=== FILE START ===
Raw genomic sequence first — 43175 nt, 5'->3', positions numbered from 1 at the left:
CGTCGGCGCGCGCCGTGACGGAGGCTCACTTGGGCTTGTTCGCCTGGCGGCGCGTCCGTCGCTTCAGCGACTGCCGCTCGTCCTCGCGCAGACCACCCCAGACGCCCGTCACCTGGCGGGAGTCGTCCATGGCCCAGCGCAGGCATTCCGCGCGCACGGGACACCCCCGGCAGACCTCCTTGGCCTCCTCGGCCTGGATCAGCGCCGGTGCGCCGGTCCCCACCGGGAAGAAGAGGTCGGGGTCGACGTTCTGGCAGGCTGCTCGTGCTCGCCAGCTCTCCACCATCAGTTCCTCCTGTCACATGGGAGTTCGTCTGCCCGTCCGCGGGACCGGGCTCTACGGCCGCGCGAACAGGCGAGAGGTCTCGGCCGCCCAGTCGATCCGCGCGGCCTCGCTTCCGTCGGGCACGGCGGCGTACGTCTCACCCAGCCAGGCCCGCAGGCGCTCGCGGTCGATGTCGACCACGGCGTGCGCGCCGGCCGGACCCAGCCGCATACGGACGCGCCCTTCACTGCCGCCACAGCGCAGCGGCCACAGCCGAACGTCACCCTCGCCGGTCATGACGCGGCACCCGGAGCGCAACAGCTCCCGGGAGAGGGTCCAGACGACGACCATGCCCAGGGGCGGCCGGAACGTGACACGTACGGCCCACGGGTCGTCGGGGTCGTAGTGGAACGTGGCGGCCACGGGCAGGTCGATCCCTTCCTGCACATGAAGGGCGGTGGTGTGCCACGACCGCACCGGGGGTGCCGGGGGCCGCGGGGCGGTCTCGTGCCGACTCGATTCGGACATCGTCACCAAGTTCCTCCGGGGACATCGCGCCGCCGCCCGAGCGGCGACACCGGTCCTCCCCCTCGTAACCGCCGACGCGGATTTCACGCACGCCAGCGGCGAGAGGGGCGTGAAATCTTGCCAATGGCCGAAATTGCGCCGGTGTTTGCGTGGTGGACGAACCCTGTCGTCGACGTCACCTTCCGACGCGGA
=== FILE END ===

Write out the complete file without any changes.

Raw genomic sequence first — 43175 nt, 5'->3', positions numbered from 1 at the left:
CGTCGGCGCGCGCCGTGACGGAGGCTCACTTGGGCTTGTTCGCCTGGCGGCGCGTCCGTCGCTTCAGCGACTGCCGCTCGTCCTCGCGCAGACCACCCCAGACGCCCGTCACCTGGCGGGAGTCGTCCATGGCCCAGCGCAGGCATTCCGCGCGCACGGGACACCCCCGGCAGACCTCCTTGGCCTCCTCGGCCTGGATCAGCGCCGGTGCGCCGGTCCCCACCGGGAAGAAGAGGTCGGGGTCGACGTTCTGGCAGGCTGCTCGTGCTCGCCAGCTCTCCACCATCAGTTCCTCCTGTCACATGGGAGTTCGTCTGCCCGTCCGCGGGACCGGGCTCTACGGCCGCGCGAACAGGCGAGAGGTCTCGGCCGCCCAGTCGATCCGCGCGGCCTCGCTTCCGTCGGGCACGGCGGCGTACGTCTCACCCAGCCAGGCCCGCAGGCGCTCGCGGTCGATGTCGACCACGGCGTGCGCGCCGGCCGGACCCAGCCGCATACGGACGCGCCCTTCACTGCCGCCACAGCGCAGCGGCCACAGCCGAACGTCACCCTCGCCGGTCATGACGCGGCACCCGGAGCGCAACAGCTCCCGGGAGAGGGTCCAGACGACGACCATGCCCAGGGGCGGCCGGAACGTGACACGTACGGCCCACGGGTCGTCGGGGTCGTAGTGGAACGTGGCGGCCACGGGCAGGTCGATCCCTTCCTGCACATGAAGGGCGGTGGTGTGCCACGACCGCACCGGGGGTGCCGGGGGCCGCGGGGCGGTCTCGTGCCGACTCGATTCGGACATCGTCACCAAGTTCCTCCGGGGACATCGCGCCGCCGCCCGAGCGGCGACACCGGTCCTCCCCCTCGTAACCGCCGACGCGGATTTCACGCACGCCAGCGGCGAGAGGGGCGTGAAATCTTGCCAATGGCCGAAATTGCGCCGGTGTTTGCGTGGTGGACGAACCCTGTCGTCGACGTCACCTTCCGACGCGGA